I'm developing an AR app using the gyro. I have use an apple code example pARk. It use the rotation matrix to calculate the position of the coordinate and it do really well, but now I'm trying to implement a "radar" and I need to rotate this in function of the device heading. I'm using the CLLocationManager heading but it's not correct.

The question is, how can I get the heading of the device using the CMAttitude to reflect exactly what I get in the screen??

I'm new with rotation matrix and that kind of things.

This is part of the code used to calculate the AR coordinates. Update the cameraTransform with the attitude:

CMDeviceMotion *d = motionManager.deviceMotion;
if (d != nil) {
    CMRotationMatrix r = d.attitude.rotationMatrix;
    transformFromCMRotationMatrix(cameraTransform, &r);
[self setNeedsDisplay];

and then in the drawRect code:

mat4f_t projectionCameraTransform;
multiplyMatrixAndMatrix(projectionCameraTransform, projectionTransform, cameraTransform);

int i = 0;
for (PlaceOfInterest *poi in [placesOfInterest objectEnumerator]) {
    vec4f_t v;
    multiplyMatrixAndVector(v, projectionCameraTransform, placesOfInterestCoordinates[i]);

    float x = (v[0] / v[3] + 1.0f) * 0.5f;
    float y = (v[1] / v[3] + 1.0f) * 0.5f;

I also rotate the view with the pitch angle. The motions updates are started using the north:

[motionManager startDeviceMotionUpdatesUsingReferenceFrame:CMAttitudeReferenceFrameXTrueNorthZVertical];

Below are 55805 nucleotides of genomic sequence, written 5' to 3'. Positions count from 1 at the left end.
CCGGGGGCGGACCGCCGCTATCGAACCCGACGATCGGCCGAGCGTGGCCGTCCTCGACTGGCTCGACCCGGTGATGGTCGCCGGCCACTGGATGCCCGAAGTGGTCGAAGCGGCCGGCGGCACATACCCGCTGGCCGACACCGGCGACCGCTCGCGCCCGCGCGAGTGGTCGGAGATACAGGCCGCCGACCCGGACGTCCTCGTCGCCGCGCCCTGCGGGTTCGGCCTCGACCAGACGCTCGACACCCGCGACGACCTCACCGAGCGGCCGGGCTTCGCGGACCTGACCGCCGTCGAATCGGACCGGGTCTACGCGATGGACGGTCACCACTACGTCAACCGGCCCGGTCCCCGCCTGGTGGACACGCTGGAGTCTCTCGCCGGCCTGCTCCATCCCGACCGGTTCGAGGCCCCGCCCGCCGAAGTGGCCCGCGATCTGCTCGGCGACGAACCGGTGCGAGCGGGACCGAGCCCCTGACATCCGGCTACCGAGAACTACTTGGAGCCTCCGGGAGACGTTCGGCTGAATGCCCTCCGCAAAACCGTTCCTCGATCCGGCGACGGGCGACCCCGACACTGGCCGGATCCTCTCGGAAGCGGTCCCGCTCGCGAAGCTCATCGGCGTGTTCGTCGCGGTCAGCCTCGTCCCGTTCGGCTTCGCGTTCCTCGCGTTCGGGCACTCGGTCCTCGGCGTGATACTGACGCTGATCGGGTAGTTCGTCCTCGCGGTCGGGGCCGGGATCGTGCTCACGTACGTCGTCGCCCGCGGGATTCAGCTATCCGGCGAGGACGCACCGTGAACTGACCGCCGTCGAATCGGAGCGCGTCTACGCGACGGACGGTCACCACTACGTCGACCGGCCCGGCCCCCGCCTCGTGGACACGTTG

So I think that must be possible to get the "roll"/heading of the device in any position (with any pitch and yaw...) but I don't know how.

  • I can't seem to find method multiplyMatrixAndVector. Can you tell me here is it?
    – vale4674
    Mar 9, 2012 at 13:25
  • That code is in the apple's pARk code. You can find in many other libraries it's very common.
    – AdrianByv
    Jun 8, 2012 at 7:37

1 Answer 1


There are a few ways to calculate heading from the rotation matrix returned by CMDeviceMotion. This assumes you use the same definition of Apple's compass, where the +y direction (top of the iPhone) pointing due north returns a heading of 0, and rotating the iPhone to the right increases the heading, so East is 90, South is 180, and so forth.

First, when you start updates, be sure to check to make sure headings are available:

if (([CMMotionManager availableAttitudeReferenceFrames] & CMAttitudeReferenceFrameXTrueNorthZVertical) != 0) {

Next, when you start the motion manager, ask for attitude as a rotation from X pointing true North (or Magnetic North if you need that for some reason):

[motionManager startDeviceMotionUpdatesUsingReferenceFrame: CMAttitudeReferenceFrameXTrueNorthZVertical
                                                   toQueue: self.motionQueue
                                               withHandler: dmHandler];

When the motion manager reports a motion update, you want to find out how much the device has rotated in the X-Y plane. Since we are interested in the top of the iPhone, we'll pick a point in that direction and rotate it using the returned rotation matrix to get the point after rotation: